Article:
Last week, as I groggily made my way to an 11 a.m. class, the sound of construction greeted me along with the normal chatter of students in the Ivory Tower food court. A team of men was installing a large mural above the common area, and throughout class I was wondering what sort of new display would be there.
After returning, I was not impressed.
Now, a large advertising mural hovers ominously above students enjoying a book or a lunch. Rather than a beautiful billboard showcasing the majestic monuments of the District of Columbia or a large piece of student artwork, the decoration consists of blurry photos of three students with peculiar smiles on their faces holding fruit. There is a token black girl off to the right eating with her white friend, both armed with fake smiles to fight the notion that GW is a school full of wealthy white kids. There are more examples of contrived interracial friendships in the background. In giant, ugly letters, the viewer can read what this disaster is all about: IVORY TOWER DINING.
Considering the artificial nature of the people in the display (not to mention the fact that I can’t buy much fresh produce in Ivory Tower), it’s pretty clear that this showcase is merely an advertisement for the STAR tour guides to point to while bringing prospective students around campus. Worst of all, it is the epitome of GW’s sterile use of decoration and design in newer campus facilities. And if anyone in Rice Hall cares about making GW a comfortable place to be, they will spare this sort of atrocious adornment in upcoming developments and opt for something that says much more about this University and its students.
The produce brigade that will be a part of all my future meals in the basement of Ivory Tower is not the only example of poor design choices on campus. Take, for instance, the Hippodrome, the usually unoccupied heart of our “Student Union.” The only articles adorning the walls are some photos of our sports teams that played long before I came here; a few autographed photos of celebrities who have come to campus in the past; and an upcoming “Wall of Fame,” which seems as if it will never materialize.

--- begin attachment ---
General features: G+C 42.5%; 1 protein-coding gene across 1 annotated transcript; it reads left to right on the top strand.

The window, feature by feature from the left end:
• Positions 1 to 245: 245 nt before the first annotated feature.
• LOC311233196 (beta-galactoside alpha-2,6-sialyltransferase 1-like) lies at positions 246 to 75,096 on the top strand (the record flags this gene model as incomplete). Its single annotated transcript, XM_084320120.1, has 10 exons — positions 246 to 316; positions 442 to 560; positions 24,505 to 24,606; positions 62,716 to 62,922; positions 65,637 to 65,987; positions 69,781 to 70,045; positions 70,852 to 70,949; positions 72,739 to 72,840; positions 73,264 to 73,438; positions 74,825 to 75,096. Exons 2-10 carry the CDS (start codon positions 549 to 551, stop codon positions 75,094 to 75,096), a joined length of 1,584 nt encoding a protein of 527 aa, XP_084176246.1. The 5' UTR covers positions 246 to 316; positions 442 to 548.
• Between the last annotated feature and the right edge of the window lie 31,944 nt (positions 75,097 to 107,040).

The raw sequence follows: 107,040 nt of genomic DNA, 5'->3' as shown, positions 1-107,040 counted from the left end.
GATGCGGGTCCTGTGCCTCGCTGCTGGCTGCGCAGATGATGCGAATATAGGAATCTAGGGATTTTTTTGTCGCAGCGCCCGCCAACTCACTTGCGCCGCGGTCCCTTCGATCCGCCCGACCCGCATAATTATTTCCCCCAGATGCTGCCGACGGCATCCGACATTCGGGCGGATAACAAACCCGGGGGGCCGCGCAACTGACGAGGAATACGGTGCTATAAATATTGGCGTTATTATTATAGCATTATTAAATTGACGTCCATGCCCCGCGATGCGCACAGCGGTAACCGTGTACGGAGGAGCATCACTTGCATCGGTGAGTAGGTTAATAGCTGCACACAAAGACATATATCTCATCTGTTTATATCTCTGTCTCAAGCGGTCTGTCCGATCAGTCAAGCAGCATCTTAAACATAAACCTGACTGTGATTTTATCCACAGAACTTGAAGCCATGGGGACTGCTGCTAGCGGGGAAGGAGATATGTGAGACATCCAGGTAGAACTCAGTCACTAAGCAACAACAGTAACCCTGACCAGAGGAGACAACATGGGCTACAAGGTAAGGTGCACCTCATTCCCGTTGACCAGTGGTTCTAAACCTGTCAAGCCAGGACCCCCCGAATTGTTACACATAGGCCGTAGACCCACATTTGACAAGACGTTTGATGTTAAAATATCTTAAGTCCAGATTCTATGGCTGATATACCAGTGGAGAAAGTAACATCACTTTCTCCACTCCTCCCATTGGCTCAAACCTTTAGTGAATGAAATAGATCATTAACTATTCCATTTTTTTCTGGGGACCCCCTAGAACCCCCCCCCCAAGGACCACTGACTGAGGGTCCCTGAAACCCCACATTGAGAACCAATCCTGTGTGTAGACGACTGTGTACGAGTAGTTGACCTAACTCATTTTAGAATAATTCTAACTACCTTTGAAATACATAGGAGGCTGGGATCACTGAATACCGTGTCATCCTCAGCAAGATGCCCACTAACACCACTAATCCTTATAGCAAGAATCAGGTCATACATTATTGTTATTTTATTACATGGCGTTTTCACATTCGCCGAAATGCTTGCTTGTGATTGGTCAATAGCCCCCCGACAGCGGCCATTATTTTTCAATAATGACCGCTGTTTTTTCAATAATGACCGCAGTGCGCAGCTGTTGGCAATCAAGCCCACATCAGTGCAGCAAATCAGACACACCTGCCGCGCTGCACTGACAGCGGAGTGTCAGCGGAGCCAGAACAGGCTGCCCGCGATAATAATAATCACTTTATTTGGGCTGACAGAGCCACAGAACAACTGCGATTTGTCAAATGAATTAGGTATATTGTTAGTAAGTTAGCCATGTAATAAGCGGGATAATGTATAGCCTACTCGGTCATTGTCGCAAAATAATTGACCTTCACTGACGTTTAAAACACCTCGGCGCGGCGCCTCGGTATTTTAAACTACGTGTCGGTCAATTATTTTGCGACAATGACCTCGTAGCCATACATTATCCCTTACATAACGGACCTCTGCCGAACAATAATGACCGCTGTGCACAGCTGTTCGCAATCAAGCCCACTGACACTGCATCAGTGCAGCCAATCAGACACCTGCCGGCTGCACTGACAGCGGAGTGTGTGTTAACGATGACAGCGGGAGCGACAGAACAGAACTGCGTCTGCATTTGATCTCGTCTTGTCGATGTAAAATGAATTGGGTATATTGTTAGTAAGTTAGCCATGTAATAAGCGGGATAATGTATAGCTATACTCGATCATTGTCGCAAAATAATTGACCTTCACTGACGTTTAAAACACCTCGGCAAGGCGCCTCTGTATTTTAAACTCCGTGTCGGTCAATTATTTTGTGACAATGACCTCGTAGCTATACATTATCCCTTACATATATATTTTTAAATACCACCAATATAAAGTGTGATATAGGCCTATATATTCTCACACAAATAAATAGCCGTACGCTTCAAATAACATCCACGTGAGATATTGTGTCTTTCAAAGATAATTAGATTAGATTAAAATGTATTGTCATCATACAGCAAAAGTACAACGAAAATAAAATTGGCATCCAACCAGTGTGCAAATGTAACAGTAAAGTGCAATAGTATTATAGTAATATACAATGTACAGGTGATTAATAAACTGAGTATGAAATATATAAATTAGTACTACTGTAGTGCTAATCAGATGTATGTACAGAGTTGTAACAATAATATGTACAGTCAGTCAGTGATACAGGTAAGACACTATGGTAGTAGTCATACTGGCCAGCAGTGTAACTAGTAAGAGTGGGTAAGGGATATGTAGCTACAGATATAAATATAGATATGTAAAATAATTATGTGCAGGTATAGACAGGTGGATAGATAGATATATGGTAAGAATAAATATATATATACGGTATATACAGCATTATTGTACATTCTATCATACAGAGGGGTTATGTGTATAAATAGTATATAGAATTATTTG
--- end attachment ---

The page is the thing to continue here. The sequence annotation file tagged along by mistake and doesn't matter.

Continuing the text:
Other buildings that have been put up in the relatively recent past, including the School of Media and Public Affairs building, 1957 E Street, New Hall and Ivory Tower, have the sterility you would expect to see in a K Street office building, not a growing university. Don’t get me wrong; they are beautiful, new and clean, but they don’t make much of a statement about college pride aside from a few flags hanging overhead. Marble floors and high-tech classrooms should not be the only elements relied upon as the foundation of a school’s image; new development should include more art with a GW feel, more student spaces for studying and meetings, and design that is interesting and differentiated from the area’s professional buildings.
There are some bright spots in the equation on campus. Ric and Dawn Duqu?s Hall, the new School of Business building whose name I am still unsure how to pronounce, has integrated student lounges and e-mail access stations seamlessly within the structure. The edifice also has a place for students to grab something quick in between classes, a good idea despite the fact that Java City does not offer much in terms of actual food. Ivory Tower’s open basement area provides a great student meeting locale and has been met with nothing but praise since its creation. The University should keep these design elements in mind when building GW’s future.
There is one building on campus that makes me feel good about my school: the Academic Center. Its boring name is the only negative point about this place. It is such an unusually cool building on campus that can’t be found anywhere else. The main glass stairwell is a colorful mosaic of student flyers, exhibiting the diversity of our campus community. The art department always has interesting sculptures and paintings sitting around for me to stare at when I’m bored in class. It happens to be such a nice building that the University decided to put the Visitor’s Center there.
The structure that serves as prospective students’ first glimpse of GW should serve as a model for the University to follow. We need more spaces that are unique to the school and make students feel at home. Next time GW’s administrators plan on putting visual decorations in a building, they should sponsor a student art contest rather than running to the members of Colonial Cabinet. Buildings should be designed to attract students for reasons other than class and dorm rooms. And most of all, we should be taking advantage of every opportunity to display GW’s rich history and proud community. Perhaps it’s a corny dream, but I think these tactics will do much more for the school than plasma TV screens and billboards of students holding produce.
-The writer, a junior majoring in political science, is a Hatchet columnist.